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There is much to commend in Professor Walt’s masterly essay—his critique of the Iraq war and its implications for America’s global standing; his skepticism about preventive war and the need to reduce the overseas deployment of American military forces; his proposals for reinvigorating the Middle East peace process; and his idea for a “grand nuclear bargain” (although I would go even further and suggest the prohibition of nuclear weapons as has been done for chemical and biological weapons). And yet the premises on which he bases these proposals are ones with which I fundamentally disagree. This disagreement illustrates the growing gap between foreign-policy thinking on different sides of the Atlantic.
Professor Walt is a “realist.” His is a world peopled by “powers” who act unilaterally according to their individual interests. In this world, America has primacy—it is, in his words, “the most powerful nation on earth.” And it has to learn to act with moderation. His three alternative strategies (global hegemony, selective engagement, and offshore balancing) are all variants on a basic set of realist assumptions.
What Professor Walt fails to take into account is the way the world has changed as a consequence of globalization. We live in an interdependent world where both power and sovereignty have changed their meanings. And this is true even for the United States although American policymakers are perhaps among the slowest to come to terms with this changing reality. Effective policies—that is, policies that can increase the security and well-being of individuals, whether in the United States or elsewhere—can only be carried out if these changes are understood. If the United States continues to act as an autonomous agent, even in the more modest ways outlined by Professor Walt, this could have dangerous consequences.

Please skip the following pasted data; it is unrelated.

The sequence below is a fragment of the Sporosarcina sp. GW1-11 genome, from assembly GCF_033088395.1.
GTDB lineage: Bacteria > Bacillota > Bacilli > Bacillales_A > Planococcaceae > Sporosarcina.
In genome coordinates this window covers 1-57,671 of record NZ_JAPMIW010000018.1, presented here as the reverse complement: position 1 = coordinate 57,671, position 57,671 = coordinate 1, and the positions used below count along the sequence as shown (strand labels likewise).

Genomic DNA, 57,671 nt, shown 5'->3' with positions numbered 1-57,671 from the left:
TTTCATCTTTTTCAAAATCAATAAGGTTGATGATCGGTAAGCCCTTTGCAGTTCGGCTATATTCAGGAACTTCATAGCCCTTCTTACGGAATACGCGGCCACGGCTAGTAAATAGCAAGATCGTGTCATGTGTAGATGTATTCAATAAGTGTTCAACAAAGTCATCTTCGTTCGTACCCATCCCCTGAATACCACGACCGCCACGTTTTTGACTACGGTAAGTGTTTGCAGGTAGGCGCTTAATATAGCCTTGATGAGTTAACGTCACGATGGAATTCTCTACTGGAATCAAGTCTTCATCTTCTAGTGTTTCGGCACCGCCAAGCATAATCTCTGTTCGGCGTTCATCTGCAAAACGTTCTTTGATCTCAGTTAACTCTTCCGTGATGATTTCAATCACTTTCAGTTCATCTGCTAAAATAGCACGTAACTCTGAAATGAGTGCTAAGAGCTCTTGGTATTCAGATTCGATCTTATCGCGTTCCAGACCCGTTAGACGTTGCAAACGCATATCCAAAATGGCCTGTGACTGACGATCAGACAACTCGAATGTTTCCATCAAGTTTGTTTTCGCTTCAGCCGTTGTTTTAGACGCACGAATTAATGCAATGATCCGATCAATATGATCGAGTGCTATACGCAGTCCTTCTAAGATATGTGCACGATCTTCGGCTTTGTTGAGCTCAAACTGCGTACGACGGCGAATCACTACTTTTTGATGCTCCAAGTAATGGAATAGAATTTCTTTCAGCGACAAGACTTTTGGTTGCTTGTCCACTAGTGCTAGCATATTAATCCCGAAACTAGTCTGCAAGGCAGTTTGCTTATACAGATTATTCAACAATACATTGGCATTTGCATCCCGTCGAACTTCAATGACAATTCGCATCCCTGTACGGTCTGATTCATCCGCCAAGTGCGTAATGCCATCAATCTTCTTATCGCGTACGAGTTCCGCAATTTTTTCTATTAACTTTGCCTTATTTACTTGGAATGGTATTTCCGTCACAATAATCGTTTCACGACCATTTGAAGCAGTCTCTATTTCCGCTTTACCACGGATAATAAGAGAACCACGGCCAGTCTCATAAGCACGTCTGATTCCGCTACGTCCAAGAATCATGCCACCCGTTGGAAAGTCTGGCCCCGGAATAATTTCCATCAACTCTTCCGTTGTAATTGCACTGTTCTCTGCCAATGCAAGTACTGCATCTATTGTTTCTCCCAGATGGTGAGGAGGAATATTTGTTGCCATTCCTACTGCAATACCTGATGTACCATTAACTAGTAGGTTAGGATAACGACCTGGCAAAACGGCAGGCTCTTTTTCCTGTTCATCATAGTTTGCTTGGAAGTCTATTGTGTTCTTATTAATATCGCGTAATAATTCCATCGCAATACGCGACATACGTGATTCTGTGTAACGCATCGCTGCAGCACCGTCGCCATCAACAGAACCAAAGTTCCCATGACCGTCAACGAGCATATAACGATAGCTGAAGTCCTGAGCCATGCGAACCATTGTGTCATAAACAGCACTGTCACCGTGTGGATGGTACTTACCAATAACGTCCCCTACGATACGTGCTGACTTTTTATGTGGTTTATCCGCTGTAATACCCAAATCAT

First of all, what does Professor Walt mean when he says that America is the “most powerful nation on earth”? In military terms, it is true that the United States outspends any other country—indeed, it spends ten times more than the next highest spender. But does that military spending translate into military power? To be sure, the United States possesses very sophisticated technology and can attack targets more or less precisely at very long distances. But that is not the same as what Schelling famously called “compellance.” Despite its apparently extensive military resources, it cannot control either Afghanistan or Iraq—two relatively minor “powers” (to use Professor Walt’s terms). So what does it mean to say that the United States is militarily powerful? Perhaps it means, and this is true, that the United States has the same difficulties as other countries. Russia cannot control Chechnya. Israel cannot control the Palestinian territories. India cannot control Kashmir. Military power has become immensely destructive, and, at the same time, global sensibilities about deliberate destruction increasingly inhibit the use of force. Moreover, the spread of easily available lethal, accurate, and easy-to-use conventional weapons has greatly reduced the comparative advantages of sophisticated military technology.
In other words, military forces are much less useable than in earlier eras, and this represents a profound change in global power relations. If we still believe that military power is significant, and as Professor Walt points out, both America’s friends and foes do still believe this, it is only because of the legacy of past victories, especially during World War II. But every time military power is used, that belief gets eroded.
What, then, about economic power? America is no longer the richest power on earth, either in absolute terms or in per-capita terms. Its economic power rests on the unique international role of the dollar (just as sterling gave Britain power long after the British Empire started to collapse). The American government can sustain internal and external deficits on a scale unimaginable for any other economic unit because the dollar is the international currency and no one wants it to fail. But our belief in the dollar in part depends on our belief in American power. If that is challenged, if foreign banks and governments increasingly decide to hold euros or yen, then the current slide of the dollar could become precipitous.